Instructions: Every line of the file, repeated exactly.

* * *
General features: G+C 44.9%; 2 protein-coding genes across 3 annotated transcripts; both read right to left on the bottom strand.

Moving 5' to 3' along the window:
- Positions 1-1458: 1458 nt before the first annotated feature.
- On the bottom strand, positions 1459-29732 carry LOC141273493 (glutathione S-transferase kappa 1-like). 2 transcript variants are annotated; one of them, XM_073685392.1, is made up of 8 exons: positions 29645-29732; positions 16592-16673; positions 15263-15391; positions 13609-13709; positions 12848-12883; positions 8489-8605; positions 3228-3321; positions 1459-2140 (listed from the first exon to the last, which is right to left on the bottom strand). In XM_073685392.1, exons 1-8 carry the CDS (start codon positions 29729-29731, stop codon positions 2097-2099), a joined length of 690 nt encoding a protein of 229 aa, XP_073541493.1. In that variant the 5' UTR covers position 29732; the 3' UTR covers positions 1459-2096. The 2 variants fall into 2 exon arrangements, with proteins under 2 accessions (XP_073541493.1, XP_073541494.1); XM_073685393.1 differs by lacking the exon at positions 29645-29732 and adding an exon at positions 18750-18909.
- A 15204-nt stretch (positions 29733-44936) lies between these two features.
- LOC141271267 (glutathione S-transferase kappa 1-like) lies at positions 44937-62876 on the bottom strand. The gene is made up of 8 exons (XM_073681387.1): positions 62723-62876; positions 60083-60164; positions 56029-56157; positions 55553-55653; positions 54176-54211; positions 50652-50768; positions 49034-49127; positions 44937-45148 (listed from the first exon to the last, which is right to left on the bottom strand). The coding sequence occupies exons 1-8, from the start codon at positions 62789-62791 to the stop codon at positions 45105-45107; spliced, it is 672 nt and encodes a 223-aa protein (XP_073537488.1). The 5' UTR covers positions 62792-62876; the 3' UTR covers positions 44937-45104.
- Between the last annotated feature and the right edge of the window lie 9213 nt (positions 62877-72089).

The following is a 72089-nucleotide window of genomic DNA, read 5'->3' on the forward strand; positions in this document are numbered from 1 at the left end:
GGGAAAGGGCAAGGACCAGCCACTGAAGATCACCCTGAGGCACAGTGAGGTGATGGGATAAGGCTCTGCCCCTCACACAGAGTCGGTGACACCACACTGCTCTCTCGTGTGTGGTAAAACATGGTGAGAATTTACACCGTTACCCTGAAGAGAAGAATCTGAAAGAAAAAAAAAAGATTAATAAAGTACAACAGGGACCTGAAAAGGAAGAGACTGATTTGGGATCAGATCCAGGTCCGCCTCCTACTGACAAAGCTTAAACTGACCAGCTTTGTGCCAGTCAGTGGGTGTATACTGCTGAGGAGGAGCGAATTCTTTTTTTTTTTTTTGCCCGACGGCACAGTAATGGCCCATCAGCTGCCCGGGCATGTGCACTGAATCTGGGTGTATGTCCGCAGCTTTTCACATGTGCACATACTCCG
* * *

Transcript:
General features: G+C 44.9%; 2 protein-coding genes across 3 annotated transcripts; both read right to left on the bottom strand.

Moving 5' to 3' along the window:
- Positions 1-1458: 1458 nt before the first annotated feature.
- On the bottom strand, positions 1459-29732 carry LOC141273493 (glutathione S-transferase kappa 1-like). 2 transcript variants are annotated; one of them, XM_073685392.1, is made up of 8 exons: positions 29645-29732; positions 16592-16673; positions 15263-15391; positions 13609-13709; positions 12848-12883; positions 8489-8605; positions 3228-3321; positions 1459-2140 (listed from the first exon to the last, which is right to left on the bottom strand). In XM_073685392.1, exons 1-8 carry the CDS (start codon positions 29729-29731, stop codon positions 2097-2099), a joined length of 690 nt encoding a protein of 229 aa, XP_073541493.1. In that variant the 5' UTR covers position 29732; the 3' UTR covers positions 1459-2096. The 2 variants fall into 2 exon arrangements, with proteins under 2 accessions (XP_073541493.1, XP_073541494.1); XM_073685393.1 differs by lacking the exon at positions 29645-29732 and adding an exon at positions 18750-18909.
- A 15204-nt stretch (positions 29733-44936) lies between these two features.
- LOC141271267 (glutathione S-transferase kappa 1-like) lies at positions 44937-62876 on the bottom strand. The gene is made up of 8 exons (XM_073681387.1): positions 62723-62876; positions 60083-60164; positions 56029-56157; positions 55553-55653; positions 54176-54211; positions 50652-50768; positions 49034-49127; positions 44937-45148 (listed from the first exon to the last, which is right to left on the bottom strand). The coding sequence occupies exons 1-8, from the start codon at positions 62789-62791 to the stop codon at positions 45105-45107; spliced, it is 672 nt and encodes a 223-aa protein (XP_073537488.1). The 5' UTR covers positions 62792-62876; the 3' UTR covers positions 44937-45104.
- Between the last annotated feature and the right edge of the window lie 9213 nt (positions 62877-72089).

The following is a 72089-nucleotide window of genomic DNA, read 5'->3' on the forward strand; positions in this document are numbered from 1 at the left end:
GGGAAAGGGCAAGGACCAGCCACTGAAGATCACCCTGAGGCACAGTGAGGTGATGGGATAAGGCTCTGCCCCTCACACAGAGTCGGTGACACCACACTGCTCTCTCGTGTGTGGTAAAACATGGTGAGAATTTACACCGTTACCCTGAAGAGAAGAATCTGAAAGAAAAAAAAAAGATTAATAAAGTACAACAGGGACCTGAAAAGGAAGAGACTGATTTGGGATCAGATCCAGGTCCGCCTCCTACTGACAAAGCTTAAACTGACCAGCTTTGTGCCAGTCAGTGGGTGTATACTGCTGAGGAGGAGCGAATTCTTTTTTTTTTTTTTGCCCGACGGCACAGTAATGGCCCATCAGCTGCCCGGGCATGTGCACTGAATCTGGGTGTATGTCCGCAGCTTTTCACATGTGCACATACTCCG